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United States Department of Agriculture

Agricultural Research Service

Title: Measurement, Scaling, and Topographic Analyses of Spatial Crop Yield and Soil Water Content

Authors
item GREEN, TIMOTHY
item ERSKINE, ROBERT

Submitted to: Hydrological Processes
Publication Type: Peer Reviewed Journal
Publication Acceptance Date: January 15, 2003
Publication Date: June 15, 2004
Citation: Green, T.R., Erskine, R.H. 2004. Measurement, scaling, and topographic analyses of spatial crop yield and soil water content. Hydrological Processes. June 2004. Volume 18, Issue 8, pages 1447-1465.

Interpretive Summary: : The need to transfer information across a range of space-time scales (i.e., scaling) is coupled with the need to predict variables and processes of interest across landscapes (i.e., distributed simulation). Agricultural landscapes offer a unique set of problems and space-time data availability with the onset of satellite-based positioning and crop yield monitoring. The present study addresses quantification of the spatial variability of rainfed crop yield and near-surface soil water at farm field scales using two methods: 1) geostatistical and fractal analyses; and 2) univariate linear regression using topographic attributes for explanatory variables. These methods are applied to two years of crop yield data from three fields in eastern Colorado, USA, and to soil-water content in the top 30 cm of one of these fields. Method 1 is useful for scaling the spatial moments of each variable, and it may be applied to determining appropriate scales of measurement and management. A new measure of fractal anisotropy is introduced and estimated from field data. Method 2 takes advantage of empirical and process knowledge of topographic controls on water movement and microenvironments. Topographic attributes, estimated from a digital elevation model at some scale (10 m by 10 m here), help explain the spatial variability in crop yield. The topographic wetness index, for example, explained up to 48% of the spatial variance in 1997 wheat yield. Soil water (top 30 cm) displays more random spatial variability, and its dynamic nature makes it difficult to predict in both space and time. Despite such variability, spatial structure is evident and can be approximated by simple fractals out to lag distances of about 450 m. Future work will extend the present point-to-point univariate regression with topographic attributes to multiple regression and non-parametric pattern matching at the field-scales of interest for land unit delineation.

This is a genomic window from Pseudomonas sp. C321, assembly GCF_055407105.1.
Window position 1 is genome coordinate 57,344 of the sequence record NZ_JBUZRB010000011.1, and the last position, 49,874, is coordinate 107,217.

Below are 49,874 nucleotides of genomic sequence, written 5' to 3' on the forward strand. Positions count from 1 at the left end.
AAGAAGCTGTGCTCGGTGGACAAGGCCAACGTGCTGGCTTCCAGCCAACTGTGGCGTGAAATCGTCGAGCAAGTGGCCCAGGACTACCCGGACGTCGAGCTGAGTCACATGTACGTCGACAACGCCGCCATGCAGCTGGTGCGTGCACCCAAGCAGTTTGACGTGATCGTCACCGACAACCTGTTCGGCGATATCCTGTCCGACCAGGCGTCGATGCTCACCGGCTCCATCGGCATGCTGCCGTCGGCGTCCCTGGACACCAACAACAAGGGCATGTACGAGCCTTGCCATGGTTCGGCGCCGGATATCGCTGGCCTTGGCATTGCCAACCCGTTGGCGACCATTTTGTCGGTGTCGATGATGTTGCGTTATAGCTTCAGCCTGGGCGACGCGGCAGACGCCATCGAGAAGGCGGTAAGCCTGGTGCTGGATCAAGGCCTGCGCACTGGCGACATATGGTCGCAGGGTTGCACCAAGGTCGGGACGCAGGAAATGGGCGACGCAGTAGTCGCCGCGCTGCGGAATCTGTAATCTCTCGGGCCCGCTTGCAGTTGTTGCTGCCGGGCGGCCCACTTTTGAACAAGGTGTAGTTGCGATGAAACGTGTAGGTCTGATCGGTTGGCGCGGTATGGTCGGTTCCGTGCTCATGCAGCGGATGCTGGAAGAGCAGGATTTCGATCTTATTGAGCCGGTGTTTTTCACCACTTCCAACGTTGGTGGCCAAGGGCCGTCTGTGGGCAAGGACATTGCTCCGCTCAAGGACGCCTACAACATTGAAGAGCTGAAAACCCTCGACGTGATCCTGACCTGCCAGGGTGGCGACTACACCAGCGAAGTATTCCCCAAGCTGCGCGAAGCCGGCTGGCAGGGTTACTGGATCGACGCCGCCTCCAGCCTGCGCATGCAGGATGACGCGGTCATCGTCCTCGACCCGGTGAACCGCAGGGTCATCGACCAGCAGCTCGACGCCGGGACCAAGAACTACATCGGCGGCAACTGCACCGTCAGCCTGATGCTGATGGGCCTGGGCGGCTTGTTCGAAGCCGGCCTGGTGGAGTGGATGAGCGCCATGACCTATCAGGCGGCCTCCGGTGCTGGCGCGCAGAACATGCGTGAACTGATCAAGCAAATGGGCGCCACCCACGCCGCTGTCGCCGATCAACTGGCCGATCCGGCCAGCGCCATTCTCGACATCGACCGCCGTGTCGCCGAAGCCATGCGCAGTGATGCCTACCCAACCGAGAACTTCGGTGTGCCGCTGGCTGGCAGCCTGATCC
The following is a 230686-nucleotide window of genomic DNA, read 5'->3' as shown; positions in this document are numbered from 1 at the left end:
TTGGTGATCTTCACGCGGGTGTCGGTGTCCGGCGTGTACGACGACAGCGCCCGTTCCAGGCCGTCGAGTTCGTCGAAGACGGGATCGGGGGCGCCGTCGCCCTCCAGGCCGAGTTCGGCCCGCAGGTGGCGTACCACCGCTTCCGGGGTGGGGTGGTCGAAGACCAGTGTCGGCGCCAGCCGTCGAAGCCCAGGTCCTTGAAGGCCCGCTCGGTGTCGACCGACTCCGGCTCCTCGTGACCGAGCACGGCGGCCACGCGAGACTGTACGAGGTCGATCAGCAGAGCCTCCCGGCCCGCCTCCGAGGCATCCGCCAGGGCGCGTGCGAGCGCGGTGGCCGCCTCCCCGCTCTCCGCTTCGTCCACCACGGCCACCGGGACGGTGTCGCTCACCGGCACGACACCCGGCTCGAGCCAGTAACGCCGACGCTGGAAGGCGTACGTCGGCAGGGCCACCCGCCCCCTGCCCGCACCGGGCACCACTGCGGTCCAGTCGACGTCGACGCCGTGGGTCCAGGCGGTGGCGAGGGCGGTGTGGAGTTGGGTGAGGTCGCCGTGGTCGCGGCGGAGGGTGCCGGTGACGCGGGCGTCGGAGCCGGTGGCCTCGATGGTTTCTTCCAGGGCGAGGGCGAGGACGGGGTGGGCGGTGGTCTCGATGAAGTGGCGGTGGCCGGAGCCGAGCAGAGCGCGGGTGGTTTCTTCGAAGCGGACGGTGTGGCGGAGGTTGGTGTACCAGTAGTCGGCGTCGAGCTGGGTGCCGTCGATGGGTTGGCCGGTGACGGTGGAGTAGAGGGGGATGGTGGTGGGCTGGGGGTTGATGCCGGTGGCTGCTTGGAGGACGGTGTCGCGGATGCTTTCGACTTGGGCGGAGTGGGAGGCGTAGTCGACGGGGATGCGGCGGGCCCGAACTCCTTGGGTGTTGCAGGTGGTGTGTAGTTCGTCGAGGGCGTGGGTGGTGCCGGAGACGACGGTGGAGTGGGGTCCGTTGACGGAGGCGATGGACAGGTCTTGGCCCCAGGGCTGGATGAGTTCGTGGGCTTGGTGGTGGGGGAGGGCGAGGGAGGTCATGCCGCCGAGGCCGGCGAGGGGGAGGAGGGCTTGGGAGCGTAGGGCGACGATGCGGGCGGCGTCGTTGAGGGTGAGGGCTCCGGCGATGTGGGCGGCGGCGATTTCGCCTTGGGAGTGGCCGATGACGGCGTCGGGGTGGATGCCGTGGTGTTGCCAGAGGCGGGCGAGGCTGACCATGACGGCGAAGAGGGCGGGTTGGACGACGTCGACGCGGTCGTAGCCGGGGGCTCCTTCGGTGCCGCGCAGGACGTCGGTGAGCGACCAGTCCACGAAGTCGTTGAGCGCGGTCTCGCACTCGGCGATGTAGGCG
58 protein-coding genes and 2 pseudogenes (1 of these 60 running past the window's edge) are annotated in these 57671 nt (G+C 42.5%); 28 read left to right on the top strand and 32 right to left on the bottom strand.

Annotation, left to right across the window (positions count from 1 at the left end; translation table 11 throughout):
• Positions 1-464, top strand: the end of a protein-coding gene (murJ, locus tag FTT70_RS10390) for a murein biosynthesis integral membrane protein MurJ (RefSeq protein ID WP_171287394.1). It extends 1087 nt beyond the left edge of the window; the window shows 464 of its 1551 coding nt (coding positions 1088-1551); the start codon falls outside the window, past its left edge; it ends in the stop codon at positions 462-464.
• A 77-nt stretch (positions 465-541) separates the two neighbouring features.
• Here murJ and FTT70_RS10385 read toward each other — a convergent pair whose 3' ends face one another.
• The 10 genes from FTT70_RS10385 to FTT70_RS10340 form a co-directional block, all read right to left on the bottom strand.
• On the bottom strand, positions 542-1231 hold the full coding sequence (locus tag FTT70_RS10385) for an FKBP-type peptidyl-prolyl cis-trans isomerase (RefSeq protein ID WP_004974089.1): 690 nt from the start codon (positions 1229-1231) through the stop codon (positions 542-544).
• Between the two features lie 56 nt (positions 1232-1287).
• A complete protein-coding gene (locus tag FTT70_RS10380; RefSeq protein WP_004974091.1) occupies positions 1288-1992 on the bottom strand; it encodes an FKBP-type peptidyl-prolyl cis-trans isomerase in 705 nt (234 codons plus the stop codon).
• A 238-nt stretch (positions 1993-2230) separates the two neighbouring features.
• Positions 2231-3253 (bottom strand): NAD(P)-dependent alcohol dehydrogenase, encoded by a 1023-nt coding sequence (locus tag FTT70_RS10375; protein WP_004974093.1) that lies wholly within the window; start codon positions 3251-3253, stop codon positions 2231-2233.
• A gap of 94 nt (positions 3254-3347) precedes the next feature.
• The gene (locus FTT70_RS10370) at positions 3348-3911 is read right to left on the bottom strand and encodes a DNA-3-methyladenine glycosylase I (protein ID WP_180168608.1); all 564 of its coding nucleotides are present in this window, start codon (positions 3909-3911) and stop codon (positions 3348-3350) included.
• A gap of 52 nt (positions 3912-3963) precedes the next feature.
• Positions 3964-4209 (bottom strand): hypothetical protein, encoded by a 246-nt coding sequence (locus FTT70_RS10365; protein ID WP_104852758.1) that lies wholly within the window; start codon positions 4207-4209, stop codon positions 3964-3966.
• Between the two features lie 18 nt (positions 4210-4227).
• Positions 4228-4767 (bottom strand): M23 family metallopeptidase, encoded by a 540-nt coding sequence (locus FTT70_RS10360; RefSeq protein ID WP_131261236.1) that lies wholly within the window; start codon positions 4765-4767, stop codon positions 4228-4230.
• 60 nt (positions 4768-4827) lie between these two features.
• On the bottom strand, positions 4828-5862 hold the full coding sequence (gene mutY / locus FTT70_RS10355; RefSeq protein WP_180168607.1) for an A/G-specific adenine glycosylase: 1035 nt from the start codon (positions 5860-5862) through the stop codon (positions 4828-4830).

Technical Abstract: : The need to transfer information across a range of space-time scales (i.e., scaling) is coupled with the need to predict variables and processes of interest across landscapes (i.e., distributed simulation). Agricultural landscapes offer a unique set of problems and space-time data availability with the onset of satellite-based positioning and crop yield monitoring. The present study addresses quantification of the spatial variability of rainfed crop yield and near-surface soil water at farm field scales using two methods: 1) geostatistical and fractal analyses; and 2) univariate linear regression using topographic attributes for explanatory variables. These methods are applied to two years of crop yield data from three fields in eastern Colorado, USA, and to soil-water content in the top 30 cm of one of these fields. Method 1 is useful for scaling the spatial moments of each variable, and it may be applied to determining appropriate scales of measurement and management. A new measure of fractal anisotropy is introduced and estimated from field data. Method 2 takes advantage of empirical and process knowledge of topographic controls on water movement and microenvironments. Topographic attributes, estimated from a digital elevation model at some scale (10 m by 10 m here), help explain the spatial variability in crop yield. The topographic wetness index, for example, explained up to 48% of the spatial variance in 1997 wheat yield. Soil water (top 30 cm) displays more random spatial variability, and its dynamic nature makes it difficult to predict in both space and time. Despite such variability, spatial structure is evident and can be approximated by simple fractals out to lag distances of about 450 m. Future work will extend the present point-to-point univariate regression with topographic attributes to multiple regression and non-parametric pattern matching at the field-scales of interest for land unit delineation.

Last Modified: 8/19/2014
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